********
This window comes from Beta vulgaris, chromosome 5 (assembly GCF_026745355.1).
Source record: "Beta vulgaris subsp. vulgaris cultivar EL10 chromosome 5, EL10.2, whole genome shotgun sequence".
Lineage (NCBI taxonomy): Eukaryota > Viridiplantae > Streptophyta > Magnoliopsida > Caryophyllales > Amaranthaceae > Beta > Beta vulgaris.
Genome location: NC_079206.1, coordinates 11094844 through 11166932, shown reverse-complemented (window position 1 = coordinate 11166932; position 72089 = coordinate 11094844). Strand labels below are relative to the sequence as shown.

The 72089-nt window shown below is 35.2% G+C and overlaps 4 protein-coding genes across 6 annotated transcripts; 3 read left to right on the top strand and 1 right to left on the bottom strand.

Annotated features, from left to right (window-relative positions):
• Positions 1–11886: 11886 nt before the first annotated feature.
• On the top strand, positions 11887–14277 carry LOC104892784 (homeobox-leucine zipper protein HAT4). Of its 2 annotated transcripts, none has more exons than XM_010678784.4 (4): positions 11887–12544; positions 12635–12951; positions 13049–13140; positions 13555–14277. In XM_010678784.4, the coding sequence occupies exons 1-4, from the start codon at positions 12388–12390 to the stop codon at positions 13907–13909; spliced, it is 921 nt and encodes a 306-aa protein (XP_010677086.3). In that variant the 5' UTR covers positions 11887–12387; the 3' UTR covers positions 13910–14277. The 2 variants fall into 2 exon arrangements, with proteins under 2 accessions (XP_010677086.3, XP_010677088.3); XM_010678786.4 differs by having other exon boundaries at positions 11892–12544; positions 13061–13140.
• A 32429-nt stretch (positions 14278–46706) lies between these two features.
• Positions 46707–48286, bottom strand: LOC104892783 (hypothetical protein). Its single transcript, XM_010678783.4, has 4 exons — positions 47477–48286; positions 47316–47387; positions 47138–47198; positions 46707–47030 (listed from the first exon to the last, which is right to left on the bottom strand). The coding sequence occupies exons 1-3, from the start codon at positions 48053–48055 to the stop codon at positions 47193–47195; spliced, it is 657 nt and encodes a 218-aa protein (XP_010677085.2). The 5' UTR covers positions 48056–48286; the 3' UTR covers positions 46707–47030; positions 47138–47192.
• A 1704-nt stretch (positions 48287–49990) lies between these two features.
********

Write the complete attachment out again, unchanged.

This window comes from Beta vulgaris, chromosome 5 (assembly GCF_026745355.1).
Source record: "Beta vulgaris subsp. vulgaris cultivar EL10 chromosome 5, EL10.2, whole genome shotgun sequence".
Lineage (NCBI taxonomy): Eukaryota > Viridiplantae > Streptophyta > Magnoliopsida > Caryophyllales > Amaranthaceae > Beta > Beta vulgaris.
Genome location: NC_079206.1, coordinates 11094844 through 11166932, shown reverse-complemented (window position 1 = coordinate 11166932; position 72089 = coordinate 11094844). Strand labels below are relative to the sequence as shown.

The 72089-nt window shown below is 35.2% G+C and overlaps 4 protein-coding genes across 6 annotated transcripts; 3 read left to right on the top strand and 1 right to left on the bottom strand.

Annotated features, from left to right (window-relative positions):
• Positions 1–11886: 11886 nt before the first annotated feature.
• On the top strand, positions 11887–14277 carry LOC104892784 (homeobox-leucine zipper protein HAT4). Of its 2 annotated transcripts, none has more exons than XM_010678784.4 (4): positions 11887–12544; positions 12635–12951; positions 13049–13140; positions 13555–14277. In XM_010678784.4, the coding sequence occupies exons 1-4, from the start codon at positions 12388–12390 to the stop codon at positions 13907–13909; spliced, it is 921 nt and encodes a 306-aa protein (XP_010677086.3). In that variant the 5' UTR covers positions 11887–12387; the 3' UTR covers positions 13910–14277. The 2 variants fall into 2 exon arrangements, with proteins under 2 accessions (XP_010677086.3, XP_010677088.3); XM_010678786.4 differs by having other exon boundaries at positions 11892–12544; positions 13061–13140.
• A 32429-nt stretch (positions 14278–46706) lies between these two features.
• Positions 46707–48286, bottom strand: LOC104892783 (hypothetical protein). Its single transcript, XM_010678783.4, has 4 exons — positions 47477–48286; positions 47316–47387; positions 47138–47198; positions 46707–47030 (listed from the first exon to the last, which is right to left on the bottom strand). The coding sequence occupies exons 1-3, from the start codon at positions 48053–48055 to the stop codon at positions 47193–47195; spliced, it is 657 nt and encodes a 218-aa protein (XP_010677085.2). The 5' UTR covers positions 48056–48286; the 3' UTR covers positions 46707–47030; positions 47138–47192.
• A 1704-nt stretch (positions 48287–49990) lies between these two features.